If you love education and love etymology, you’ll dig this. I love looking to the histories of words to better understand our world today. Pedagogy, I was always led to believe, is rooted in notions of teaching children or tutorials. A recent trip to the Oxford English Dictionary supported this idea:
Etymology: Partly < Middle French, French pédagogie instruction, education (1495), and partly < post-classical Latin paedagogia school (1550 in a British source), teaching, education (a1560), college (a1575), both < ancient Greek παιδαγωγία office of a pedagogue, teaching, training < παιδαγωγός pedagogue n. + -ία -y suffix3. Compare classical Latin paedagōgium training establishment for boys, pupils in such an establishment, school building, practice of teaching, in post-classical Latin also used of Christian teaching (c400)…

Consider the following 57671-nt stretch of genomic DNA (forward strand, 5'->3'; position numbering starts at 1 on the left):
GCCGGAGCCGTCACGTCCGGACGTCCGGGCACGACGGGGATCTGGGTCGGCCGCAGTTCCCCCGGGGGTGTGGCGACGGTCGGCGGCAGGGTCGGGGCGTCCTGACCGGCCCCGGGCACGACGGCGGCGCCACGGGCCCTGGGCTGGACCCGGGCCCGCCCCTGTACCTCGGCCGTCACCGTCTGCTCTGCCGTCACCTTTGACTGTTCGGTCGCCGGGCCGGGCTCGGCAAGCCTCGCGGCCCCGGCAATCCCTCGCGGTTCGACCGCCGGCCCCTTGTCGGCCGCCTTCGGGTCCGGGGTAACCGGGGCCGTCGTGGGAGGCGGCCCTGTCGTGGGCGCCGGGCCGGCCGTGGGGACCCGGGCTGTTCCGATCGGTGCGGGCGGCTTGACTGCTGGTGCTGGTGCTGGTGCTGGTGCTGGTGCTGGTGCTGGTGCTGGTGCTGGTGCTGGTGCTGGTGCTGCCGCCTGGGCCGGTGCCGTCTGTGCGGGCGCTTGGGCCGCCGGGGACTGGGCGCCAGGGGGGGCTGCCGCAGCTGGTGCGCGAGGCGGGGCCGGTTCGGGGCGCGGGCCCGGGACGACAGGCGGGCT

But there is a twist, one that I noticed in my Greek-English dictionary a few years ago. (Look here at the original entry from my 1852 dictionary). See here, the OED gets at it too:
… and its etymon ancient Greek παιδαγωγεῖον room in a schoolhouse in which the attendant slaves waited for their boys, in Hellenistic Greek also school. Compare Spanish pedagogia (1605).
That’s right. Pedagogy doesn’t just refer historically to teaching and learning. It refers to the slaves who escorted boys to and from school. Not sure what to do with that information at this moment, but it’s fascinating as all get out.